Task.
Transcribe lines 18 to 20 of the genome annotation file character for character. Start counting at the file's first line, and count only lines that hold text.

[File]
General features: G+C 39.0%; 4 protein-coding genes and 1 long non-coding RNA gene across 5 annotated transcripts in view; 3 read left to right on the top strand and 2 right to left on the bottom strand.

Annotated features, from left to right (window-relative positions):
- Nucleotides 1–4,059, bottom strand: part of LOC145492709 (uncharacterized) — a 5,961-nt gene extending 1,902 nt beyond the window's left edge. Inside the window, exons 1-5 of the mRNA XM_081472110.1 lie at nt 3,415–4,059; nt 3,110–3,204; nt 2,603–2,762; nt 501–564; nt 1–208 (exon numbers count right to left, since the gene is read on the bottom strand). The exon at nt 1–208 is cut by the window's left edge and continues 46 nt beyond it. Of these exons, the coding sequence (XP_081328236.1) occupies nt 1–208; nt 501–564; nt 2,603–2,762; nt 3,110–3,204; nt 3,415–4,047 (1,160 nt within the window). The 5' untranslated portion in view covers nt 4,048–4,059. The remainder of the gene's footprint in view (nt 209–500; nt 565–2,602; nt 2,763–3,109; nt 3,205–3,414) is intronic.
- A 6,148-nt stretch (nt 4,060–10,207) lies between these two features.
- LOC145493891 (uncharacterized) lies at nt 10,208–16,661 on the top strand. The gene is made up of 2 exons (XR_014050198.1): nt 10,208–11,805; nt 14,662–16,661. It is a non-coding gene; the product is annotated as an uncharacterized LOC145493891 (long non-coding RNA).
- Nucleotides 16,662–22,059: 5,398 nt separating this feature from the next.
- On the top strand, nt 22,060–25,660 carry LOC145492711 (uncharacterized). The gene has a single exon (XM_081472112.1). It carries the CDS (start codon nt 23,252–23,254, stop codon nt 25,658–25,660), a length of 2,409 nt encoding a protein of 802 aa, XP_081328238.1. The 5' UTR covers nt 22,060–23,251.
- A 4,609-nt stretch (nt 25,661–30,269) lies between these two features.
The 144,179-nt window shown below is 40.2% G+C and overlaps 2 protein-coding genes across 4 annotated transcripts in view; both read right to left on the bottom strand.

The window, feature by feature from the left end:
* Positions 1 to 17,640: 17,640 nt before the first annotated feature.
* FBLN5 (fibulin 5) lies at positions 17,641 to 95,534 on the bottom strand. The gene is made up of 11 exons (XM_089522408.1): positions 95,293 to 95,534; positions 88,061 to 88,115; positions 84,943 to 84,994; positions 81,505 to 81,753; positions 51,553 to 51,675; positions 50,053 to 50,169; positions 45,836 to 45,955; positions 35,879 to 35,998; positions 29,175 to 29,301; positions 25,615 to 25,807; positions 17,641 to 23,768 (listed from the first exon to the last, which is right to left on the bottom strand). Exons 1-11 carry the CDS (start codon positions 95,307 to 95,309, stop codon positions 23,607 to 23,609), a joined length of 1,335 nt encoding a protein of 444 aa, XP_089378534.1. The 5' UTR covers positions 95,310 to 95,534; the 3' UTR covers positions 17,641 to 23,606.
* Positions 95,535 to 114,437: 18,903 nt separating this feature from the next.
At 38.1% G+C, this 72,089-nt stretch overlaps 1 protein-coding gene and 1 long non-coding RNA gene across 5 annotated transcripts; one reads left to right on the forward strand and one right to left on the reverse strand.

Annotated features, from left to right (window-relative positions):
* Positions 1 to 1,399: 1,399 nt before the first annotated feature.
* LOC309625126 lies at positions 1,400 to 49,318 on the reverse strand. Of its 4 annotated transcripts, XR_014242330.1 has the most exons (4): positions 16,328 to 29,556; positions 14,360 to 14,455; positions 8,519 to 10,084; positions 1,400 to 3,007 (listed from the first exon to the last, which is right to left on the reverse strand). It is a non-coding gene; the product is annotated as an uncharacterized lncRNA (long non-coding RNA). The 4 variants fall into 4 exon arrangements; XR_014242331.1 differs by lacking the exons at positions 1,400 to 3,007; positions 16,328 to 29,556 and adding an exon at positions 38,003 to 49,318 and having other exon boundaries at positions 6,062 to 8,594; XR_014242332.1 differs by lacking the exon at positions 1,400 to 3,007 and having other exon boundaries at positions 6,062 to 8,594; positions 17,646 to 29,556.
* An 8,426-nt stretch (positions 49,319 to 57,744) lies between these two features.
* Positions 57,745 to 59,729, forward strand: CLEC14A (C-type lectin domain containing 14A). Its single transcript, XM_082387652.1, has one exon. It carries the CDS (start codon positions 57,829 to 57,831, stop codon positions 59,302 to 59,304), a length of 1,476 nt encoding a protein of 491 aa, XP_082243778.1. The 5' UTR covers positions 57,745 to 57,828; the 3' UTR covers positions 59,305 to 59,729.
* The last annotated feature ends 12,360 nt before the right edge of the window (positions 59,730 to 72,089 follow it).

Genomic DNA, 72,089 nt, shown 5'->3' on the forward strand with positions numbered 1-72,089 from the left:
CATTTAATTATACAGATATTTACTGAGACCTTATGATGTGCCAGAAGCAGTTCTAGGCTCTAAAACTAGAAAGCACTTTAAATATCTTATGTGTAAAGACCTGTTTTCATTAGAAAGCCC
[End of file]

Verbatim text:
* An 8,426-nt stretch (positions 49,319 to 57,744) lies between these two features.
* Positions 57,745 to 59,729, forward strand: CLEC14A (C-type lectin domain containing 14A). Its single transcript, XM_082387652.1, has one exon. It carries the CDS (start codon positions 57,829 to 57,831, stop codon positions 59,302 to 59,304), a length of 1,476 nt encoding a protein of 491 aa, XP_082243778.1. The 5' UTR covers positions 57,745 to 57,828; the 3' UTR covers positions 59,305 to 59,729.
* The last annotated feature ends 12,360 nt before the right edge of the window (positions 59,730 to 72,089 follow it).